Careful What You Ask For

Teckla and I often see hitchhikers at the edge of Coos Bay as we head for home after work. Highway 101 runs through Coos Bay and is the best north/south route for hitchhikers on the west coast. Today at the edge of the road stood a young couple kissing, each with their thumbs out for a ride. A couple hundred yards later on the other side of the road was a one-legged man on crutches making his way into town.

I was struck by two things: how interesting, almost lyrical, the roadside attractions were today and how detached I felt toward these interesting people. Brandon Heath has a great song about his lack of compassion for the people he sees at the airport and on the street. In the song “Give Me Eyes to See” he asks for God to help him see people with His compassion. It is a great song and expresses a prayer I have prayed. I too want to see people with God’s eyes of love.

Or maybe not. Like many, I suspect, I dislike people in the abstract or aggregate. Crowds do not elicit compassion, but rather a desire to flee. Pan-handlers in front of Wal-Mart touch neither my heart nor my pocket-book. But if you put me face to face with the most disgusting homeless person, drenched in their own urine, anointed with their vomit, even rude and threatening, and then tell me his name—my heart will break and my pockets will empty. And I know lots of folks like this. In the abstract they will rail against people who are always “gaming the system” and getting financial help from every charity in town—then spending the money on drugs or alcohol. But when (let’s call him John) John shows up asking for help, they shake his hand and write out a check.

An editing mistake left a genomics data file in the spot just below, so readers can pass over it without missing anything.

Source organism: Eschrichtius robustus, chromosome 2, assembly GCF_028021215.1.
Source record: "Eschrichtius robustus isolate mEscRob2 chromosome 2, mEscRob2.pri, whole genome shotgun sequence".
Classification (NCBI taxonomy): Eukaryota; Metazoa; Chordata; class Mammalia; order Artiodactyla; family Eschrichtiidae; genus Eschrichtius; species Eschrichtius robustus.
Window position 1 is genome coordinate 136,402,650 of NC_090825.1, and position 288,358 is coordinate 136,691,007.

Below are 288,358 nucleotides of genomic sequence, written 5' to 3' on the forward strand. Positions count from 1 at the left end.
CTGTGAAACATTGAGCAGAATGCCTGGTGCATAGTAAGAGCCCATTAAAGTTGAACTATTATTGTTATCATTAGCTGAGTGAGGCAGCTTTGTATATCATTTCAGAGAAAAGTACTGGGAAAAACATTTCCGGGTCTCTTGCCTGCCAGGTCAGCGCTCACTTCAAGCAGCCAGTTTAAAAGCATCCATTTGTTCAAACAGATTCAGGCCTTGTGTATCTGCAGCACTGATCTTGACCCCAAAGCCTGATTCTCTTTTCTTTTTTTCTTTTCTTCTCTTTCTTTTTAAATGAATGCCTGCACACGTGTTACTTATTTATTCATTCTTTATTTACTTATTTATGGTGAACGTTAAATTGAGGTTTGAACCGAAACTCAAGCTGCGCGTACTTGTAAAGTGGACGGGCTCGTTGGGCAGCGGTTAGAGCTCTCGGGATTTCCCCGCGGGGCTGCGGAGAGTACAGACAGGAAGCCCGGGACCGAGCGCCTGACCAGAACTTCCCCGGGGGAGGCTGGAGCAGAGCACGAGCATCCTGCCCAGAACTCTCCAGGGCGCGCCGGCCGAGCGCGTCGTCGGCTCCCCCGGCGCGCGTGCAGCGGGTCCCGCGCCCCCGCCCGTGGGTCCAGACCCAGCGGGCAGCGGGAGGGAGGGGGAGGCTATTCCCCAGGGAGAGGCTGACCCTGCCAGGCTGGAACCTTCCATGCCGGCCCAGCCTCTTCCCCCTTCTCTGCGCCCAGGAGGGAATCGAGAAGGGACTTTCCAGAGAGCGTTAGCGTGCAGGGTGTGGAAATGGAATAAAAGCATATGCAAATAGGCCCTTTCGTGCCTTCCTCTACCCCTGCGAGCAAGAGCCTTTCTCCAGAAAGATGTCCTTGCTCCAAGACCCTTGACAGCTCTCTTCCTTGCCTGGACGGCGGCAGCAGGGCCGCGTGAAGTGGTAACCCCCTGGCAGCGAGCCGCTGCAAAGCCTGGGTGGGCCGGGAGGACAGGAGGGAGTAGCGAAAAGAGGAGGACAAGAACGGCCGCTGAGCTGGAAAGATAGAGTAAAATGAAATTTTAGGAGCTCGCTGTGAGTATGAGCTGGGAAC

On the other hand, I know folks who love mankind in the abstract and can wax eloquent about the virtues of the poor and homeless, and yet treat individuals with contempt and spite. I suppose it would be nice to feel compassion for the masses and for John. But if I have to choose between the two approaches, I prefer those who show compassion to individuals when real help is needed.

But I have another concern, one that Brandon Heath addresses in his song. When he asks God to give him eyes to see people as he sees them, Brandon qualifies it by saying, “For just one second . . .” I think this is wise because to actually see the wounds, the sin, the oppression that God sees in each person for more than a few seconds would probably crush us. It would be unbearable. Even to be constantly mindful of the lostness of those we see around us would reduce us to blubbering, broken, pathetic puddles of grief.

So I am not sure God means our walking around state to be one of constant and complete compassion for everyone around us. The gospels tell us that at times Jesus was moved with compassion, sometimes for individuals and sometimes for the masses who seemed like “sheep without a shepherd”. That there was “movement” in Christ’s compassion suggests that the ebb and flow of compassion is simply human. It may be okay to get out of a busy airport without being crushed by the desperate need for God in people’s faces. However, we must always let the Holy Spirit, not our moods or flesh, control the tides of our compassion.

About Mark

I live in Myrtle Point, Oregon with my wife Teckla and am the father of four boys. Currently I teach writing and literature at Southwest Oregon Community College. I am a graduate of Myrtle Point High School, Northwest Nazarene College, and have a Masters in English from Washington State University.
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